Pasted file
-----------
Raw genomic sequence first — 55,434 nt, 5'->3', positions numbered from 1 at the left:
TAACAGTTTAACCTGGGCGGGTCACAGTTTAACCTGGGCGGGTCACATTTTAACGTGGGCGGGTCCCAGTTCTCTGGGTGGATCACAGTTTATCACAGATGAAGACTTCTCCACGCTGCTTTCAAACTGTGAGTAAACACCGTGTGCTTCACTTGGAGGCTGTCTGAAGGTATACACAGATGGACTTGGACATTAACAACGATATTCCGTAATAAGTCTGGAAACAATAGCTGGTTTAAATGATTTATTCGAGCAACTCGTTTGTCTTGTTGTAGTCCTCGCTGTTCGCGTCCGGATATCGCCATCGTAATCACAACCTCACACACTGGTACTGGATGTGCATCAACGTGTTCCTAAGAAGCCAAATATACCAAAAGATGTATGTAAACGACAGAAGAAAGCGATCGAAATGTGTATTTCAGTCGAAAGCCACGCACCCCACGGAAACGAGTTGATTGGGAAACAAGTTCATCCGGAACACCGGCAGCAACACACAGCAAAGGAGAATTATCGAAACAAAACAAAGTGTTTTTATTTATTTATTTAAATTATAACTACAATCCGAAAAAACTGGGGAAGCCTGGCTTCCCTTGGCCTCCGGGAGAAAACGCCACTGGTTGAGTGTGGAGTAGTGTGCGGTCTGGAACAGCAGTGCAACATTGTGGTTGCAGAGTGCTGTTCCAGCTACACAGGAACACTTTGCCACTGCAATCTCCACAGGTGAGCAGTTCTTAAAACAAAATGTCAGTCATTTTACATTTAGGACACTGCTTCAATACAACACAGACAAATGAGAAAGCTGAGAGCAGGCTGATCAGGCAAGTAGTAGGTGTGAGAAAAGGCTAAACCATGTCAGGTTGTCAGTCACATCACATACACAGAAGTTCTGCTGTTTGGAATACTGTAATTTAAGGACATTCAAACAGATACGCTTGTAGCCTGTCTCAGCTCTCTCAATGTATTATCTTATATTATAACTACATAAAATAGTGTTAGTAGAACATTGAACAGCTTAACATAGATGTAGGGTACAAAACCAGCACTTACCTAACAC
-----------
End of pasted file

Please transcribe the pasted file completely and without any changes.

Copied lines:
Raw genomic sequence first — 55,434 nt, 5'->3', positions numbered from 1 at the left:
TAACAGTTTAACCTGGGCGGGTCACAGTTTAACCTGGGCGGGTCACATTTTAACGTGGGCGGGTCCCAGTTCTCTGGGTGGATCACAGTTTATCACAGATGAAGACTTCTCCACGCTGCTTTCAAACTGTGAGTAAACACCGTGTGCTTCACTTGGAGGCTGTCTGAAGGTATACACAGATGGACTTGGACATTAACAACGATATTCCGTAATAAGTCTGGAAACAATAGCTGGTTTAAATGATTTATTCGAGCAACTCGTTTGTCTTGTTGTAGTCCTCGCTGTTCGCGTCCGGATATCGCCATCGTAATCACAACCTCACACACTGGTACTGGATGTGCATCAACGTGTTCCTAAGAAGCCAAATATACCAAAAGATGTATGTAAACGACAGAAGAAAGCGATCGAAATGTGTATTTCAGTCGAAAGCCACGCACCCCACGGAAACGAGTTGATTGGGAAACAAGTTCATCCGGAACACCGGCAGCAACACACAGCAAAGGAGAATTATCGAAACAAAACAAAGTGTTTTTATTTATTTATTTAAATTATAACTACAATCCGAAAAAACTGGGGAAGCCTGGCTTCCCTTGGCCTCCGGGAGAAAACGCCACTGGTTGAGTGTGGAGTAGTGTGCGGTCTGGAACAGCAGTGCAACATTGTGGTTGCAGAGTGCTGTTCCAGCTACACAGGAACACTTTGCCACTGCAATCTCCACAGGTGAGCAGTTCTTAAAACAAAATGTCAGTCATTTTACATTTAGGACACTGCTTCAATACAACACAGACAAATGAGAAAGCTGAGAGCAGGCTGATCAGGCAAGTAGTAGGTGTGAGAAAAGGCTAAACCATGTCAGGTTGTCAGTCACATCACATACACAGAAGTTCTGCTGTTTGGAATACTGTAATTTAAGGACATTCAAACAGATACGCTTGTAGCCTGTCTCAGCTCTCTCAATGTATTATCTTATATTATAACTACATAAAATAGTGTTAGTAGAACATTGAACAGCTTAACATAGATGTAGGGTACAAAACCAGCACTTACCTAACAC